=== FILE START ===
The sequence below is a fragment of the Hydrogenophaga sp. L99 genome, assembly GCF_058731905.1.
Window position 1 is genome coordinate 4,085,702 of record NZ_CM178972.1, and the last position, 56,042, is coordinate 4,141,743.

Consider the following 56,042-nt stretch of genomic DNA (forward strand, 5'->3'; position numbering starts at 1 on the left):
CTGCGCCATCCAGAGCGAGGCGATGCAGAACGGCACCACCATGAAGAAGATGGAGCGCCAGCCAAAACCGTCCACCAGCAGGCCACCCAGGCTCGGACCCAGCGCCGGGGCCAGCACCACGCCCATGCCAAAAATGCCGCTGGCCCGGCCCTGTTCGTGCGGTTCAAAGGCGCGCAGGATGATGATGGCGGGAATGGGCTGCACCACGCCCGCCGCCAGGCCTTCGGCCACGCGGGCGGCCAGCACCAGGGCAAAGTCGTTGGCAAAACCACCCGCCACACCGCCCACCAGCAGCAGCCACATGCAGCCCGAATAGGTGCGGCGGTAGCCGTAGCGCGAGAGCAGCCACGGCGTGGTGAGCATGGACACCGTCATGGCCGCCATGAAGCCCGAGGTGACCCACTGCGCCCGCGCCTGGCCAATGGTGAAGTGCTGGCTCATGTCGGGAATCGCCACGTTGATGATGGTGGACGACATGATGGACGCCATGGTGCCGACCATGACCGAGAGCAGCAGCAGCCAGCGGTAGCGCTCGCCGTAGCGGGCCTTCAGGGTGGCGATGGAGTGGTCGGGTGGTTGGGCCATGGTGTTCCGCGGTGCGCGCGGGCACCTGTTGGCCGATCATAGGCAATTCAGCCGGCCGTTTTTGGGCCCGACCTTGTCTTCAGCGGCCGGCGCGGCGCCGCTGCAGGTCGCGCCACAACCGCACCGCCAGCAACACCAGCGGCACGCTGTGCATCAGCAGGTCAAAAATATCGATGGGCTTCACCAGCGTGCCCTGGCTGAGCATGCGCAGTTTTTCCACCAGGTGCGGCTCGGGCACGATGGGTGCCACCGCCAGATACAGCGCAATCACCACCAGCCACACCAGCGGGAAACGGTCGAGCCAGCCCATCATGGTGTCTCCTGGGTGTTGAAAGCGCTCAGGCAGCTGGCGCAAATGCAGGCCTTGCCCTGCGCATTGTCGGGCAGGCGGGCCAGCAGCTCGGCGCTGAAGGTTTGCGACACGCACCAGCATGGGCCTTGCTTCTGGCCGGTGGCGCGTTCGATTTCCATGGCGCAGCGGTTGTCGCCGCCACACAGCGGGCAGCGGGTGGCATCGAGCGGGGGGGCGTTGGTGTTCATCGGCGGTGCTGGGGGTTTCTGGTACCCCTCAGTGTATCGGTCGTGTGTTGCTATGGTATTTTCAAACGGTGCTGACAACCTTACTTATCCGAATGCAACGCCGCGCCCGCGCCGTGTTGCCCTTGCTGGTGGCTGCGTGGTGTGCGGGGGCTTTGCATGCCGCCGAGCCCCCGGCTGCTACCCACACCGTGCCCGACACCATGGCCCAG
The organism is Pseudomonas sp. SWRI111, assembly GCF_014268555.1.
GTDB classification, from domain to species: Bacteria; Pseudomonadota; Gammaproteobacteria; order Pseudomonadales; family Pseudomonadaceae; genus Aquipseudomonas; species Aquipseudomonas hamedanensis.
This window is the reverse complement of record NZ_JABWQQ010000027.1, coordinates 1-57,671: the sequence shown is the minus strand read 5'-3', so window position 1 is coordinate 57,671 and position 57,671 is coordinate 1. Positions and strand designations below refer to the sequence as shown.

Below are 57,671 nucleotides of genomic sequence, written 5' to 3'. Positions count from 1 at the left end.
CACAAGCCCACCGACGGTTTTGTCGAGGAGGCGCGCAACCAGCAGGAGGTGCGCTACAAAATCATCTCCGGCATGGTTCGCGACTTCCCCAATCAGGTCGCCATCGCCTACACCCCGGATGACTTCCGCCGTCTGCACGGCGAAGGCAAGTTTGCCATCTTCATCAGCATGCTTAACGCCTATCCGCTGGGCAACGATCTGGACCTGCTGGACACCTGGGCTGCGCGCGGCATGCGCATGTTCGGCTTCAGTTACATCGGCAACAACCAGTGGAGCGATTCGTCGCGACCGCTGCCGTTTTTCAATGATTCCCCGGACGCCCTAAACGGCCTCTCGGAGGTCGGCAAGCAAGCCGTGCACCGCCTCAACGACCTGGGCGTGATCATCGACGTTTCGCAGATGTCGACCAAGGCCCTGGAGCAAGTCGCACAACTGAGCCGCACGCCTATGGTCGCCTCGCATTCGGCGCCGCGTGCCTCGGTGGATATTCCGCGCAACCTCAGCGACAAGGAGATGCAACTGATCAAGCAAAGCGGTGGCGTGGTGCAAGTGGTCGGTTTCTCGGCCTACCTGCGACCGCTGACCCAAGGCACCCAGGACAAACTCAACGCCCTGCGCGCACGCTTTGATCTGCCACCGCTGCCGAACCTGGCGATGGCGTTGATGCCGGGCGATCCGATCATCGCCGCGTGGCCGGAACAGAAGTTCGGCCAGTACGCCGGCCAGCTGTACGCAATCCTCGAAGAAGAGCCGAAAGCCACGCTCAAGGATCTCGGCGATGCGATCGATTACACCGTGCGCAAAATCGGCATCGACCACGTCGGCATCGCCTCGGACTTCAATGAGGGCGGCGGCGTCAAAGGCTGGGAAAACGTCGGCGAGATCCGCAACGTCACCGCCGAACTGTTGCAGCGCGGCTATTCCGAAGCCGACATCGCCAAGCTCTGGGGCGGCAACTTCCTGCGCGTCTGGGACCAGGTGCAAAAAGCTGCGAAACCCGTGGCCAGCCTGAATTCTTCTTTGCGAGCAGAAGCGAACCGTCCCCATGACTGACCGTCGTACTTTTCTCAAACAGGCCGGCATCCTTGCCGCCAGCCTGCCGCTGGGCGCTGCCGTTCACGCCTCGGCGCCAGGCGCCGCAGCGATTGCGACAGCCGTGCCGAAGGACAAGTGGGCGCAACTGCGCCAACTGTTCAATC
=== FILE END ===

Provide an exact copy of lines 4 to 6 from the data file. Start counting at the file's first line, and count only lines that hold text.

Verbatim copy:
CTGCGCCATCCAGAGCGAGGCGATGCAGAACGGCACCACCATGAAGAAGATGGAGCGCCAGCCAAAACCGTCCACCAGCAGGCCACCCAGGCTCGGACCCAGCGCCGGGGCCAGCACCACGCCCATGCCAAAAATGCCGCTGGCCCGGCCCTGTTCGTGCGGTTCAAAGGCGCGCAGGATGATGATGGCGGGAATGGGCTGCACCACGCCCGCCGCCAGGCCTTCGGCCACGCGGGCGGCCAGCACCAGGGCAAAGTCGTTGGCAAAACCACCCGCCACACCGCCCACCAGCAGCAGCCACATGCAGCCCGAATAGGTGCGGCGGTAGCCGTAGCGCGAGAGCAGCCACGGCGTGGTGAGCATGGACACCGTCATGGCCGCCATGAAGCCCGAGGTGACCCACTGCGCCCGCGCCTGGCCAATGGTGAAGTGCTGGCTCATGTCGGGAATCGCCACGTTGATGATGGTGGACGACATGATGGACGCCATGGTGCCGACCATGACCGAGAGCAGCAGCAGCCAGCGGTAGCGCTCGCCGTAGCGGGCCTTCAGGGTGGCGATGGAGTGGTCGGGTGGTTGGGCCATGGTGTTCCGCGGTGCGCGCGGGCACCTGTTGGCCGATCATAGGCAATTCAGCCGGCCGTTTTTGGGCCCGACCTTGTCTTCAGCGGCCGGCGCGGCGCCGCTGCAGGTCGCGCCACAACCGCACCGCCAGCAACACCAGCGGCACGCTGTGCATCAGCAGGTCAAAAATATCGATGGGCTTCACCAGCGTGCCCTGGCTGAGCATGCGCAGTTTTTCCACCAGGTGCGGCTCGGGCACGATGGGTGCCACCGCCAGATACAGCGCAATCACCACCAGCCACACCAGCGGGAAACGGTCGAGCCAGCCCATCATGGTGTCTCCTGGGTGTTGAAAGCGCTCAGGCAGCTGGCGCAAATGCAGGCCTTGCCCTGCGCATTGTCGGGCAGGCGGGCCAGCAGCTCGGCGCTGAAGGTTTGCGACACGCACCAGCATGGGCCTTGCTTCTGGCCGGTGGCGCGTTCGATTTCCATGGCGCAGCGGTTGTCGCCGCCACACAGCGGGCAGCGGGTGGCATCGAGCGGGGGGGCGTTGGTGTTCATCGGCGGTGCTGGGGGTTTCTGGTACCCCTCAGTGTATCGGTCGTGTGTTGCTATGGTATTTTCAAACGGTGCTGACAACCTTACTTATCCGAATGCAACGCCGCGCCCGCGCCGTGTTGCCCTTGCTGGTGGCTGCGTGGTGTGCGGGGGCTTTGCATGCCGCCGAGCCCCCGGCTGCTACCCACACCGTGCCCGACACCATGGCCCAG
The organism is Pseudomonas sp. SWRI111, assembly GCF_014268555.1.
GTDB classification, from domain to species: Bacteria; Pseudomonadota; Gammaproteobacteria; order Pseudomonadales; family Pseudomonadaceae; genus Aquipseudomonas; species Aquipseudomonas hamedanensis.